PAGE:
Climate and economy are two seemingly separate issues that, in reality, are closely intertwined and, today, have become almost inseparable. The destructive impact of the fossil fuel-powered economy on the global climate, biodiversity, and the natural environment is glaring and demonstrable. Now, the pressure on the Israeli economy to change for the sake of the climate and the environment is growing.
For example, the Convention of Biological Diversity (in which President Reuven Rivlin represented Israel) marked a shift in consciousness among many countries worldwide. This shift was also reflected in a statement by some 80 countries to Reverse Biodiversity Loss – Israel was also among those countries. The voices calling for change are getting louder.
A key step on the path to change is to reach a balance between the rate of greenhouse gas emissions and the rate of their removal from the atmosphere. The Paris Agreement, which Israel has ratified, stipulates that humanity must avoid crossing a 2 degrees Celsius warming threshold, and if possible, not even cross 1.5 degrees.
Crossing these science-based thresholds will cause massive, irreversible, lasting, and powerful changes to the global climate system. It’s important to emphasize that we are very close to crossing the limit of1.5 degrees Celsius. The global temperature has already risen by one degree and possibly even by 1.2 degrees over the last few years.
Towards carbon neutrality
Like every other country in the world, Israel must contribute to the global effort to reduce greenhouse gas emissions and reach a state of net-zero carbon by 2050. However, in Israel, things are happening slowly. Too slow. In government ministries, we talk at best about a “low-carbon economy” – that is, an economy that will reduce its greenhouse gas emissions. This is very different from the global trend towards a “net-zero emissions economy” – an economy that has dramatically reduced its greenhouse gas emissions and aims to remove the excess carbon dioxide from the air, for example, by planting trees and ecological restoration.
Either way, Israel is still light years away from even reaching a low-carbon economy, mainly because of its continued dependence on natural gas. This might impact not only the climate but also the local economy, as the world is steadily and rapidly moving away from fossil fuels (coal, oil, and gas) and towards renewable energies. There is a genuine risk; some may even say certainty that infrastructure and projects based on fossil fuels will turn into white elephants within a few years.
In addition, insisting on holding on to conventional means of energy production and developing projects based on fossil fuels could steer The State of Israel into a very unpleasant economic and political situation in the future: In the face of the climate crisis, the nations of the world will have no choice but to change direction in order to save themselves. The pressure to reduce greenhouse gas emissions will increase immensely and will be reflected in political pressure and excruciating foreign trade policies. Polite diplomatic requests to align with the global effort to save the planet will turn into massive political pressure. This will be accompanied by strict economic measures like imposing a carbon tax on products and goods for major export markets in the world.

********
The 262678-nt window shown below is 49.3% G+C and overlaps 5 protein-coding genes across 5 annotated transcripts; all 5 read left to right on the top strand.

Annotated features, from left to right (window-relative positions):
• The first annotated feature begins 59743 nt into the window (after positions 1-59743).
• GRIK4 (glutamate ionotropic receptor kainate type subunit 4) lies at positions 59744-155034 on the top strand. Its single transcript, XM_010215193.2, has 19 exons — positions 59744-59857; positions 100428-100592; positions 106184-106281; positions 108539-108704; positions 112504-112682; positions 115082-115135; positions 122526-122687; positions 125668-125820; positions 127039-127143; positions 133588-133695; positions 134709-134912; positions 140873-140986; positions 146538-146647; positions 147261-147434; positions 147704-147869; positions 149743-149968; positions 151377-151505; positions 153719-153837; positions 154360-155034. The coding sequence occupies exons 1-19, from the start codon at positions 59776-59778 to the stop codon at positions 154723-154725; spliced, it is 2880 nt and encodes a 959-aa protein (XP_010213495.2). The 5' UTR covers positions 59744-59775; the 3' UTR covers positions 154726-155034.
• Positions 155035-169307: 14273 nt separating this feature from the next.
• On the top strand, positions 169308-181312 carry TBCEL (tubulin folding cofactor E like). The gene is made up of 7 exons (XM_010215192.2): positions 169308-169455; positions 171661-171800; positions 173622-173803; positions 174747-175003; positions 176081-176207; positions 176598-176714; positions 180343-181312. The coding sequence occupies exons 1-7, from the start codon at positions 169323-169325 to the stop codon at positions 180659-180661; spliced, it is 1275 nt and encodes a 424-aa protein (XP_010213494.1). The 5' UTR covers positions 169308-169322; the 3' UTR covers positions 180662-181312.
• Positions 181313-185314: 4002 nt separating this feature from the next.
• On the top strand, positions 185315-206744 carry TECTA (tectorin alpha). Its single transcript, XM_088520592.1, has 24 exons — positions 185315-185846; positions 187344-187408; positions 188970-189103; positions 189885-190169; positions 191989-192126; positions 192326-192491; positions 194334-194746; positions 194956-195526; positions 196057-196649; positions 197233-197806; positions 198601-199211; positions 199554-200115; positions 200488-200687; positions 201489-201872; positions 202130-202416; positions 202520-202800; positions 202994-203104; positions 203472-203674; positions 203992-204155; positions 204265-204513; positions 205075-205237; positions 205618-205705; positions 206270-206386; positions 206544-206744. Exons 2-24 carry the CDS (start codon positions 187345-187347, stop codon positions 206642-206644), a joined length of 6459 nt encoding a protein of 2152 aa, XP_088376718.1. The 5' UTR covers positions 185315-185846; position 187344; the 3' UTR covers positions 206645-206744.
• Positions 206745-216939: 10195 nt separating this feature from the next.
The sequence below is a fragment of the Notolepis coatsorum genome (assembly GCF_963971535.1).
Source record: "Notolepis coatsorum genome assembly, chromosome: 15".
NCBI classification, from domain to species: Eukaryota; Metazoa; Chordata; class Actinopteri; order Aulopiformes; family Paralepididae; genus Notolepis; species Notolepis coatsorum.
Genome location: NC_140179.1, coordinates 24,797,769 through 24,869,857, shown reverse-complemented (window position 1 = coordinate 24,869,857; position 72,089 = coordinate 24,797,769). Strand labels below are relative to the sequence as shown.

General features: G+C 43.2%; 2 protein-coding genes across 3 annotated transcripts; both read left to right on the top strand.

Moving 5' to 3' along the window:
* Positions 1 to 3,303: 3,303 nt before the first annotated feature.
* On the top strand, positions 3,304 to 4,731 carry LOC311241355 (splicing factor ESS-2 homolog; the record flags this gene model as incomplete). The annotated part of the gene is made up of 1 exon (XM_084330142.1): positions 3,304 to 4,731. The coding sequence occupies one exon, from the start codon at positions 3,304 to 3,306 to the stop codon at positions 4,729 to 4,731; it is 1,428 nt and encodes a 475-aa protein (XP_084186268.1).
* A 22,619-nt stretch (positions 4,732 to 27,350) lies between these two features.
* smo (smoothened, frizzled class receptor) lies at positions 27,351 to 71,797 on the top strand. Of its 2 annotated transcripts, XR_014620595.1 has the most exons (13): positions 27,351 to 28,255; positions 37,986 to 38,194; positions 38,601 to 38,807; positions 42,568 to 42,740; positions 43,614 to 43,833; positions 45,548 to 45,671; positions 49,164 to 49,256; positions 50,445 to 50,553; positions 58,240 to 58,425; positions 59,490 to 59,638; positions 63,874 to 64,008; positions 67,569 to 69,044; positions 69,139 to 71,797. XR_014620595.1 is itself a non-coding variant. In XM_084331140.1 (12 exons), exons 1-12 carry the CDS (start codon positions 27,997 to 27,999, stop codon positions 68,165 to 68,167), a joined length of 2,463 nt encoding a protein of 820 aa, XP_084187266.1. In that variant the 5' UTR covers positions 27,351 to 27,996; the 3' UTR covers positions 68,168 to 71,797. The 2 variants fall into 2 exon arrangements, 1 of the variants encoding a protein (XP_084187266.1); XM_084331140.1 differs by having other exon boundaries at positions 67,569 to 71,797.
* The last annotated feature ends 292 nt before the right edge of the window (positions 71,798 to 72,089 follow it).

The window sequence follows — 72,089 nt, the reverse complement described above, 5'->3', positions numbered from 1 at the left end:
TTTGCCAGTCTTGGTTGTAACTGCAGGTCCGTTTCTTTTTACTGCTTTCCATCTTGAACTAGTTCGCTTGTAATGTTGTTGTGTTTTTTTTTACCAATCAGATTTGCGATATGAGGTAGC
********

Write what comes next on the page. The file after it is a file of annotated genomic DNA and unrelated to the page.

As a result, for example, the European Union, Israel’s largest and most important trading partner, is already openly declaring its intention to adopt an assertive foreign policy in this area. More countries in the world are expected to join this trend and impose severe economic sanctions on those who do not meet the stringent standards to protect the Earth’s climate. Today, there is a growing list of many dozens of countries that have declared their intention to reach carbon neutrality in the future. Among them are economic giants like Germany, France, Britain, and countries from Latin America and Asia. China has also recently announced a similar target by 2060. This is a historic announcement since China is not only a gigantic economy but also the largest producer of greenhouse gases in the world today.
It is important to understand, this is not a passing fad, but a significant development in international relations, joined by big countries and cities, and large corporations like Nestle, Qantas ) Australia’s biggest airline), and IKEA. The latter pledged to reach net-zero emissions in 2030. Even oil companies like energy-giant TOTAL jumped on the bandwagon. All these players of the global economic arena understand that the era of fossil fuels is over and that it is only a matter of time until the process is complete.
This development is also evidenced by the meteoric rise in the shares of renewable energy companies and the dramatic decline in the value of shares of obsolete energy companies. The market has already set sail for a new era. Will Israeli decision-makers decide to follow?
About 53 percent of the global economy is currently on track to implement a net-zero emissions target by 2050. Some countries have set an even more ambitious timetable: Bhutan and Suriname have already met their targets, Norway will follow in 2030, and Sweden in 2045. It is essential that Israel also recognizes this global trend and prepares for it by making strategic decisions to move towards a zero-emission economy by 2050 and, if possible, even before that. Only this action will prevent significant economic shocks, considerable damage to the economy, and political pressures in the future. Israel must not miss the bus.
The author of this article is the Special Envoy on Climate and Sustainability at the Israel Ministry of Foreign Affairs
This ZAVIT article was also published in The Jewish Journal on 10/16/2020.